Problems With Vitamin D
FAT SOLUBLE VITAMINS: Overlooked and Misunderstood
The Failure of the Drug Model: Why Vitamin D Isn’t Enough
Are you taking a vitamin D supplement? Is your 25 hydroxy vitamin D level (25 OH vitamin D) in the optimal range between 40 and 60 ng/ml)? The answer to both questions may be”yes”, but you may be at risk for vitamin A deficiency. What I’m about to tell you is a recent concern of the scientific community and leads us to a path of moderation the use of supplements.
Vitamin D may be the “Nutrient of the Decade”. A combination of factors — sun phobia, dietary fat phobia and an increasingly sedentary lifestyle — have created a vitamin D deficiency pandemic. Over 50% of Americans are deficient in this vital nutrient.
Vitamin D is essentially captured sunlight. Fear of skin cancer has caused us to reduce our exposure to the sun, possibly to our detriment. Vitamin D is a fat soluble nutrient, meaning it is found in dietary fat — mainly fatty fish (salmon, sardines, mackerel, herring) and full fat dairy. Fear of dietary fat has compounded the difficulties of getting enough vitamin D from the few available food sources. Sitting around indoors behind a desk, in front of a TV or behind the wheel of an automobile also limits sun exposure.
An abundance of research has led to the widespread use of vitamin D supplementation. And why not? Since 1979 researchers have identified over 50 target tissues for vitamin D in the body, including brain, bone, heart, liver, muscle, kidneys and intestines. Vitamin D helps regulate mood, heart function, calcium absorption, growth, immune function and hormones. Low levels of vitamin D are associated with increased risk of heart attack, depression, hip fracture and early death –compelling evidence to support aggressive supplementation. Many patients are now routinely prescribed as many as 5000 International Units (IUs) of vitamin D a day, sometimes more.
DRUG MODEL SCIENCE
Single-minded focus on Vitamin D in a drug model fashion (one nutrient isolated from another) can cause vitamin A deficiency. Vitamin A, or retinoic acid, is also fat soluble. Because retinoic acid is found in what many still regard as health threatening animal foods, especially animal organ meats and full fat dairy foods, so-called experts have encouraged the consumption of plant source pre-vitamin A in the form of beta carotene. Many supplements now include vitamin A only as its pre-vitamin beta carotene or carotenoid form. This may be OK for some, but recent research from England suggests that up to 50% of the population has trouble converting beta carotene to its active retinoic acid form.
Vitamins D and A share the same receptor and engage in regular cross-talk. The basic concept is simple — they work as as a team and we humans have been used to getting together in food for ages. Examination of healthy traditional diets shows us that vitamin A rich foods –organ meats and full fat dairy, for example — were highly valued.
Because vitamins D and A share a common receptor in the nucleus of the cell (known as the retinoid X receptor) means we need to receive these two nutrients into our bodies in a balanced way. Adding one nutrient in large amounts to the exclusion of the can cause a deficiency in the other.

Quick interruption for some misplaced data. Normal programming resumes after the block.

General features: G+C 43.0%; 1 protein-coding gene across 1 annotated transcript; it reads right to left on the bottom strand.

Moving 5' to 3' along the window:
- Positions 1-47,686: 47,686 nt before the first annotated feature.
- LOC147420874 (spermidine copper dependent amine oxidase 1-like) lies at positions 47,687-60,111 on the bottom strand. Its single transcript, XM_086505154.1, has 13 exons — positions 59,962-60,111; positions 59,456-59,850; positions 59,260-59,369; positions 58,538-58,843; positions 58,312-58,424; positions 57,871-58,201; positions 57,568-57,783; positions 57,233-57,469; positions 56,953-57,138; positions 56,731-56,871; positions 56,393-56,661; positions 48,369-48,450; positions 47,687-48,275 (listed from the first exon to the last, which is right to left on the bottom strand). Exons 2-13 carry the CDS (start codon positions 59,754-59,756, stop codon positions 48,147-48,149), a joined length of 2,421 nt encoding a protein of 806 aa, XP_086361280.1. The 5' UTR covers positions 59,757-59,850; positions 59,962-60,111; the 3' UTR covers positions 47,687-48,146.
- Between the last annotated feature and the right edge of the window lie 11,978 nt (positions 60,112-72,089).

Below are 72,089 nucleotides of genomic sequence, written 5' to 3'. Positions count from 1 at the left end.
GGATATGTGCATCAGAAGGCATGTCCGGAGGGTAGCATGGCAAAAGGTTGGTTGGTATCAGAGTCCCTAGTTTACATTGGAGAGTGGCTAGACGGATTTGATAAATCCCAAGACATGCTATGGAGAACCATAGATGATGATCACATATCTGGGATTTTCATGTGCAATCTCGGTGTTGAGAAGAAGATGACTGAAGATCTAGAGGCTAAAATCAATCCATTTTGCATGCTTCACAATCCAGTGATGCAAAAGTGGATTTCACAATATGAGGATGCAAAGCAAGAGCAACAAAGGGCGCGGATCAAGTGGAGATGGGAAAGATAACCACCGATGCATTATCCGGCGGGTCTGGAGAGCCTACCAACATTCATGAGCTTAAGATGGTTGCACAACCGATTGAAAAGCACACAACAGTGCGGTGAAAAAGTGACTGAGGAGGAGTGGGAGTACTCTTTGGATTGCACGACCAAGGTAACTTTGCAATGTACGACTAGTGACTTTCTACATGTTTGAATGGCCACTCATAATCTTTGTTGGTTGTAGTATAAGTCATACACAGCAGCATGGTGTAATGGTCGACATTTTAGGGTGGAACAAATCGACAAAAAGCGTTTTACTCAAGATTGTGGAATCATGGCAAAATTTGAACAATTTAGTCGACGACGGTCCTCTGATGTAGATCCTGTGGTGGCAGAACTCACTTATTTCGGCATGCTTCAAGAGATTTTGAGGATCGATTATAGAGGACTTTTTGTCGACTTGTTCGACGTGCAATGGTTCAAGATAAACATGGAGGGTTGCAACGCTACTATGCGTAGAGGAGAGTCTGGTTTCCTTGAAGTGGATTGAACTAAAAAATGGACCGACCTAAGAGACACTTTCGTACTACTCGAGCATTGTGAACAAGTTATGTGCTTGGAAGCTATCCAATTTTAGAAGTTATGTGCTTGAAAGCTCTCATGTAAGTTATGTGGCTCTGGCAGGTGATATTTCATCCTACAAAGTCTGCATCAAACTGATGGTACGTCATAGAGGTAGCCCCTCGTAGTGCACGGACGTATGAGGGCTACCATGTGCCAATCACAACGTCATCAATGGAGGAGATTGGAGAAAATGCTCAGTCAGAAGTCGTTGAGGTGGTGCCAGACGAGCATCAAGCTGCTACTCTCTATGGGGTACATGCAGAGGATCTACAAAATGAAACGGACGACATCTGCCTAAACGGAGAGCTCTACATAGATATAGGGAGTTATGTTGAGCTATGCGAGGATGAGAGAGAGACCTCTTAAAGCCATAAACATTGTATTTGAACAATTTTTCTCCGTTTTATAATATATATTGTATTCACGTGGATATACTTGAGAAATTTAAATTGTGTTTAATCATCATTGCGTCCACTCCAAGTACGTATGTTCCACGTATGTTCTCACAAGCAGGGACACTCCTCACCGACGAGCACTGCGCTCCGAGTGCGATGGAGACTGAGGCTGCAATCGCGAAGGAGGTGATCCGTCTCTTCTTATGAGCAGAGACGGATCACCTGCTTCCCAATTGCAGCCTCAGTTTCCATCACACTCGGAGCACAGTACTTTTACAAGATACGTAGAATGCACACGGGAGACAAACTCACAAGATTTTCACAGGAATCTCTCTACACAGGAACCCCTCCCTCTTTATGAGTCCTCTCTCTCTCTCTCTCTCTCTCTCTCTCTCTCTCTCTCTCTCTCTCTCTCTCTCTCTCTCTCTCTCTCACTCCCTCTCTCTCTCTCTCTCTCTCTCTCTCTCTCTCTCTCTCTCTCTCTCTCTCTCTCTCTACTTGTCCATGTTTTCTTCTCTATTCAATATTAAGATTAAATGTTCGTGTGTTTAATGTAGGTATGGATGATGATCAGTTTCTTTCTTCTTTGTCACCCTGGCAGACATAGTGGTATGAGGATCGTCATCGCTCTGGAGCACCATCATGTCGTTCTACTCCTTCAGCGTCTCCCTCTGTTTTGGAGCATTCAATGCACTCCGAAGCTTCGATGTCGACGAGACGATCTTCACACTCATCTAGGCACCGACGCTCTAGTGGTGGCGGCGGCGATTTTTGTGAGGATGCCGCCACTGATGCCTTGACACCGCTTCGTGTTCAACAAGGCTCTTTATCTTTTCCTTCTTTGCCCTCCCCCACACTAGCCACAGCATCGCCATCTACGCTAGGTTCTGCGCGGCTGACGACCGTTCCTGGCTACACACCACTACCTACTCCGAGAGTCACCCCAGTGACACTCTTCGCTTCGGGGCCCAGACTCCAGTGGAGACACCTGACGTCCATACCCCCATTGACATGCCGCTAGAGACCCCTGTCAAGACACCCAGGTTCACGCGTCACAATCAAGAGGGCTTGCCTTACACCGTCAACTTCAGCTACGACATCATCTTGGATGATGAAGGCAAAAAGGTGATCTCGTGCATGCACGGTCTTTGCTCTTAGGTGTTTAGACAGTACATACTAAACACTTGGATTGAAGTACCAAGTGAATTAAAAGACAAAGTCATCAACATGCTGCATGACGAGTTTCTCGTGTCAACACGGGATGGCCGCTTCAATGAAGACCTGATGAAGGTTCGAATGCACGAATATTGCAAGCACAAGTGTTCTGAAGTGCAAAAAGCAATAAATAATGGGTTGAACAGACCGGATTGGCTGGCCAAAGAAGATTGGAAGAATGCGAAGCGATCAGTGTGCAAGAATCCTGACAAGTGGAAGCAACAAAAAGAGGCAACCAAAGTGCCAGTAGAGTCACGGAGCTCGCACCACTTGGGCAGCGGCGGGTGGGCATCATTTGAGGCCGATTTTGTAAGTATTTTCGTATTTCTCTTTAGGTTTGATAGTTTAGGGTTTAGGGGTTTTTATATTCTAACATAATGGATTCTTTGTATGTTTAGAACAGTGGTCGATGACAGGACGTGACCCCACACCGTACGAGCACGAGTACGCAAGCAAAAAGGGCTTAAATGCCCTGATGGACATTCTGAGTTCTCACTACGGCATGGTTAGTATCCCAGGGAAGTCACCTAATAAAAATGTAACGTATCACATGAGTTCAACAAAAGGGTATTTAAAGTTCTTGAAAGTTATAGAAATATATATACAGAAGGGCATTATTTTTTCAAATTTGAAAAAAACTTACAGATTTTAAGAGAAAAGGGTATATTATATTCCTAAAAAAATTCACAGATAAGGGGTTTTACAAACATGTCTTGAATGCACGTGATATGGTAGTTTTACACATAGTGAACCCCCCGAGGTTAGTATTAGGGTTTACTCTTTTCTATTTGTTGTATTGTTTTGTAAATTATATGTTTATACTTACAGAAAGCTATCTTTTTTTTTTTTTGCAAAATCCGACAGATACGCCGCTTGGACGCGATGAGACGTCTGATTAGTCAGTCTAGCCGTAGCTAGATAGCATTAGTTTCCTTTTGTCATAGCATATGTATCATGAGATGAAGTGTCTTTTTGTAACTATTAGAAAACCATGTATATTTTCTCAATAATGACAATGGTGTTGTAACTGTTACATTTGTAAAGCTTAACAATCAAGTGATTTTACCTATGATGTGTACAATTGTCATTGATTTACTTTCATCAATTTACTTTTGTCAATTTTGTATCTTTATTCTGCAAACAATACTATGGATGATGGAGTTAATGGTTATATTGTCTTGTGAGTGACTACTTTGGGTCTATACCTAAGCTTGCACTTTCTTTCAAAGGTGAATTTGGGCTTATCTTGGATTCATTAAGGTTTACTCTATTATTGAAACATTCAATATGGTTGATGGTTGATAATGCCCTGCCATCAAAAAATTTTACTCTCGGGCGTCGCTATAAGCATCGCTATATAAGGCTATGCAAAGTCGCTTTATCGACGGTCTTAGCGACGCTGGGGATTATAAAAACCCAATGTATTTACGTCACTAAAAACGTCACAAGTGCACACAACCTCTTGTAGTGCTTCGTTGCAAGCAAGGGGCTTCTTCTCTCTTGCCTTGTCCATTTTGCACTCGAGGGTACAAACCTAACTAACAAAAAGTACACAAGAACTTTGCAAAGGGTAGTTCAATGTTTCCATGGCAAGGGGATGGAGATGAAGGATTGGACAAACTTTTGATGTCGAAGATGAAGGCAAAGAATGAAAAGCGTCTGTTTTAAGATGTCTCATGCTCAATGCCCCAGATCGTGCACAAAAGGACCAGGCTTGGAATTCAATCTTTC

RISK OF DEFICIENCY
When you take high daily doses of vitamin D without adequate amounts of retinoic acid, you risk vitamin A deficiency. And as I indicated above, getting vitamin A from plants in carotenoid forms may not be enough. Vitamin A deficiency disturbs immune functioning and can increase your susceptibility to infection, specifically in the mucus lined tissues of the respiratory, urinary and digestive tracts.
So how much vitamin D should you take? How much vitamin A? Without going into fine detail, 1000 – 2000 IUs of vitamin D are enough for most. Up to 10,000 IUs daily of vitamin A (retinoic acid) is regarded as safe — if teamed up with vitamin D.
An elegant strategy for achieving these levels is to use cod liver oil. But which cod liver oil? There are several products that contain very small amounts of vitamin D per serving (e.g. 40 IUs) along with large amounts of retinoic acid (usually several thousand). Avoid these.
High quality products from Carlson’s and Nordic Naturals contain balanced amounts of both vitamins, but they are heat processed, which destroys potentially valuable nutrients. On the other hand, fermented cod liver does not require high heat; the enzyme processing methods for fermented cod liver oil preserve nutrients, but it is expensive and takes about six months to arrive at a the final product.
CLOSEST TO FOOD
The fermented cod liver I use and recommend is the Blue Ice brand from Green Pastures (greenpastures.org). One serving (2 capsules) supplies 360 IUs of vitamin D and and 3000 units of vitamin A (retinoic acid). Two to four capsules daily should be enough if you include fatty fish in your diet. If you’re not enjoying regular servings of fatty fish several times a week, consider adding 1000 IUs of vitamin D in gel capsule form. Carlson’s makes just such a product that is inexpensive and easily obtainable on the internet (vitacost.com). Fermented cod liver oil is a reasonable “closest to food” solution to your body’s need for both vitamin D and A as well as the all-important marine source omega 3 fatty acids. I believe cod liver oil products from Carlson’s and Nordic Naturals are also reasonable choices, with adequate amounts of both vitamins. As a general rule, however,”closer to food” is usually better for your health, which is why I prefer fermented cod liver oil.
Next week we’ll talk more about the how’s and why’s of balancing the all-important fat soluble vitamins — A, D, K and E — in your diet. Fear and misunderstanding of healthy, natural fats continues to jeopardize the health of many health conscious Americans.
I have no financial connection to any of the abovementioned companies.